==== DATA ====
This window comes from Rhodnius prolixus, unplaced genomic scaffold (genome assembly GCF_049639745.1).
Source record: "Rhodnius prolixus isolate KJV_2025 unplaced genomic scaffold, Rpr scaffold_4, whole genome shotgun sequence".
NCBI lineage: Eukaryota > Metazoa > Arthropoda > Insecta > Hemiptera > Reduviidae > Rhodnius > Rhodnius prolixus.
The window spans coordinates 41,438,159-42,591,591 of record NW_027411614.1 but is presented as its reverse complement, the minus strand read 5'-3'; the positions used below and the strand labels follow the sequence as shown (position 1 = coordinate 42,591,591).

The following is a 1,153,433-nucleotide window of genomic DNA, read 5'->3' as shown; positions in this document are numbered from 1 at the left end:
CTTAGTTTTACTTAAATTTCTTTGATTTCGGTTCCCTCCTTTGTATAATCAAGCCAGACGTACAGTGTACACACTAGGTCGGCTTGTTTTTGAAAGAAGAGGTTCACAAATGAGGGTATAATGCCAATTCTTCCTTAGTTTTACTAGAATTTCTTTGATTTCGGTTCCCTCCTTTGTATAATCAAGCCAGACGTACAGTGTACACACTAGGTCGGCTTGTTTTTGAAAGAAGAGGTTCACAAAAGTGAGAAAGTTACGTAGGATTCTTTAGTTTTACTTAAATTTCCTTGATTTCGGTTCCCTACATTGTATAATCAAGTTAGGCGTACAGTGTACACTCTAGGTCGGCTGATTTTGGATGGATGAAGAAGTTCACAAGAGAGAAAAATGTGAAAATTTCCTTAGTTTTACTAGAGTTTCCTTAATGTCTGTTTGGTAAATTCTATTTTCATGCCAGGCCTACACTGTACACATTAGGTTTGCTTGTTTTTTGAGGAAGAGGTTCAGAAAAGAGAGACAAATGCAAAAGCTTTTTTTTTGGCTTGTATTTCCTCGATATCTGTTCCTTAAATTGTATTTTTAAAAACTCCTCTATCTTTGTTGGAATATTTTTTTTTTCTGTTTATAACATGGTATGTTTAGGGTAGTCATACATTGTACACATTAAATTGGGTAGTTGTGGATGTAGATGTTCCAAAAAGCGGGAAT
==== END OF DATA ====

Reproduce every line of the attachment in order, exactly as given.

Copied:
This window comes from Rhodnius prolixus, unplaced genomic scaffold (genome assembly GCF_049639745.1).
Source record: "Rhodnius prolixus isolate KJV_2025 unplaced genomic scaffold, Rpr scaffold_4, whole genome shotgun sequence".
NCBI lineage: Eukaryota > Metazoa > Arthropoda > Insecta > Hemiptera > Reduviidae > Rhodnius > Rhodnius prolixus.
The window spans coordinates 41,438,159-42,591,591 of record NW_027411614.1 but is presented as its reverse complement, the minus strand read 5'-3'; the positions used below and the strand labels follow the sequence as shown (position 1 = coordinate 42,591,591).

The following is a 1,153,433-nucleotide window of genomic DNA, read 5'->3' as shown; positions in this document are numbered from 1 at the left end:
CTTAGTTTTACTTAAATTTCTTTGATTTCGGTTCCCTCCTTTGTATAATCAAGCCAGACGTACAGTGTACACACTAGGTCGGCTTGTTTTTGAAAGAAGAGGTTCACAAATGAGGGTATAATGCCAATTCTTCCTTAGTTTTACTAGAATTTCTTTGATTTCGGTTCCCTCCTTTGTATAATCAAGCCAGACGTACAGTGTACACACTAGGTCGGCTTGTTTTTGAAAGAAGAGGTTCACAAAAGTGAGAAAGTTACGTAGGATTCTTTAGTTTTACTTAAATTTCCTTGATTTCGGTTCCCTACATTGTATAATCAAGTTAGGCGTACAGTGTACACTCTAGGTCGGCTGATTTTGGATGGATGAAGAAGTTCACAAGAGAGAAAAATGTGAAAATTTCCTTAGTTTTACTAGAGTTTCCTTAATGTCTGTTTGGTAAATTCTATTTTCATGCCAGGCCTACACTGTACACATTAGGTTTGCTTGTTTTTTGAGGAAGAGGTTCAGAAAAGAGAGACAAATGCAAAAGCTTTTTTTTTGGCTTGTATTTCCTCGATATCTGTTCCTTAAATTGTATTTTTAAAAACTCCTCTATCTTTGTTGGAATATTTTTTTTTTCTGTTTATAACATGGTATGTTTAGGGTAGTCATACATTGTACACATTAAATTGGGTAGTTGTGGATGTAGATGTTCCAAAAAGCGGGAAT